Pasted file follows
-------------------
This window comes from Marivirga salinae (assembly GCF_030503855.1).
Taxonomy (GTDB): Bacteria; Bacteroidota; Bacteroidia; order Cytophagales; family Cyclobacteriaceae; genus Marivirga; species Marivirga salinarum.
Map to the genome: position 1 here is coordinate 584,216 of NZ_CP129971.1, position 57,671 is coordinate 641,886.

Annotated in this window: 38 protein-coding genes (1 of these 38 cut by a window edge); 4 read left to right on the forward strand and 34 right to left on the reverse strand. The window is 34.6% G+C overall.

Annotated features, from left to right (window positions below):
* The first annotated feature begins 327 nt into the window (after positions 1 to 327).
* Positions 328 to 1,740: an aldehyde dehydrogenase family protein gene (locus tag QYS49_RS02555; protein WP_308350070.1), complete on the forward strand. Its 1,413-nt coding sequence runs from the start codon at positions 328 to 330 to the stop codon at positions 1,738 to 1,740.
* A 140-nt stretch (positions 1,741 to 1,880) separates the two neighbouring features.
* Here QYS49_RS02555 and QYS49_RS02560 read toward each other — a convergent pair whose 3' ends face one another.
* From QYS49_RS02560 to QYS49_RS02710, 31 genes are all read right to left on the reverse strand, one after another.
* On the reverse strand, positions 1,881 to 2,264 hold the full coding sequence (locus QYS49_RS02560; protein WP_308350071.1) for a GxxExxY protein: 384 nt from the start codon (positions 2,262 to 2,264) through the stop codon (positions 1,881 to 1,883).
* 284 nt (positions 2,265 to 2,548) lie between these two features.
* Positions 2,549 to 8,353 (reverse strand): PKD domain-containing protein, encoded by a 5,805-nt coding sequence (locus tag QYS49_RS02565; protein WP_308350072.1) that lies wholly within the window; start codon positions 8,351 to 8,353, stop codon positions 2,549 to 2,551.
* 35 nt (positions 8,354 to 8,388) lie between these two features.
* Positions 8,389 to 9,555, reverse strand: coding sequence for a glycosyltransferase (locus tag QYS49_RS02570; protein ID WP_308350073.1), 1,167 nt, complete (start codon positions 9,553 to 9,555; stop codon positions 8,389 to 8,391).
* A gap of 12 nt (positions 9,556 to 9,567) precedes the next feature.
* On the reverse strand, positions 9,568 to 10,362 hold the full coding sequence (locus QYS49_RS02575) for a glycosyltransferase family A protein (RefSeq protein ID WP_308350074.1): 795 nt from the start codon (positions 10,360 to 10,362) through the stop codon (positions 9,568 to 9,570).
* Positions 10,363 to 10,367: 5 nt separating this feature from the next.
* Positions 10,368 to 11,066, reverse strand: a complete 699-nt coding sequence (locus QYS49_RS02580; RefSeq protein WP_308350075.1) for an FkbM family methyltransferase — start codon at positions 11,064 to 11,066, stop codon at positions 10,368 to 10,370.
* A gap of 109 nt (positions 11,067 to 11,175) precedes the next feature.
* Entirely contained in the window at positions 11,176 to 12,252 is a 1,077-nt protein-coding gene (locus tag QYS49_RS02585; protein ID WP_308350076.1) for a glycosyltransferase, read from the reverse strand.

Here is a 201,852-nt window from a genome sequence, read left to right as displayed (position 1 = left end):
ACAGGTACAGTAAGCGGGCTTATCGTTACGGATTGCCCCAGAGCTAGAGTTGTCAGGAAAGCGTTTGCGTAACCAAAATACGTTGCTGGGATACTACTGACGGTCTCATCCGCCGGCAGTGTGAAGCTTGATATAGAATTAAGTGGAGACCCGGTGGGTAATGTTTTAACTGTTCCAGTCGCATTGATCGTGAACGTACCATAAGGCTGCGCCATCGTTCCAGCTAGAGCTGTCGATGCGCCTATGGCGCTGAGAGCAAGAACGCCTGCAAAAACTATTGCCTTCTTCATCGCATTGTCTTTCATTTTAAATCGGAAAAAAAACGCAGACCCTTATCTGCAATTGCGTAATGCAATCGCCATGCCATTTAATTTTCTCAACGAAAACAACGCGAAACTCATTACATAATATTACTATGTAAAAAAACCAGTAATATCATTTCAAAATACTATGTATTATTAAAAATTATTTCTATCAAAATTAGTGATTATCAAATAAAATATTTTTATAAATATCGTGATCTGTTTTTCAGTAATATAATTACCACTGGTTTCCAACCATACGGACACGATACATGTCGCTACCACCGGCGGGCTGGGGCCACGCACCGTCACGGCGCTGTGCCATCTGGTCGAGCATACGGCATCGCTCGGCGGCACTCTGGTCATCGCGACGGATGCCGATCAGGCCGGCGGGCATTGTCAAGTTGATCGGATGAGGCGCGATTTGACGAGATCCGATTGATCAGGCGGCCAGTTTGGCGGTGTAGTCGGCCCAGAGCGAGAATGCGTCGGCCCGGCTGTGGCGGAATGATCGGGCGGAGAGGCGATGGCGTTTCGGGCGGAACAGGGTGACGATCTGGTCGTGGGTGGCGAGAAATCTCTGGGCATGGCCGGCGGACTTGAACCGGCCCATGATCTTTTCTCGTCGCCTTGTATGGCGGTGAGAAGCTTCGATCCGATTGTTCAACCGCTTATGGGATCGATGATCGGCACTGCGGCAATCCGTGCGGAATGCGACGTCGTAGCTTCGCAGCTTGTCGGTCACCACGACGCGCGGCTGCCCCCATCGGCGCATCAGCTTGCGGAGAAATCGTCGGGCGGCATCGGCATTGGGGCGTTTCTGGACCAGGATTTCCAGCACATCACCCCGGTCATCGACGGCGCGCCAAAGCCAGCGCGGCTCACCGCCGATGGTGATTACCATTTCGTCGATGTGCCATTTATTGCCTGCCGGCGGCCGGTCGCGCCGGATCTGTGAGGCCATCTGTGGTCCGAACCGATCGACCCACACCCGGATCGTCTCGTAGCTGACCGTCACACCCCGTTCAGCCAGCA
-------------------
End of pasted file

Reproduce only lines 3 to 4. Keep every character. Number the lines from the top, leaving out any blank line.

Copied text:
Map to the genome: position 1 here is coordinate 584,216 of NZ_CP129971.1, position 57,671 is coordinate 641,886.

Annotated in this window: 38 protein-coding genes (1 of these 38 cut by a window edge); 4 read left to right on the forward strand and 34 right to left on the reverse strand. The window is 34.6% G+C overall.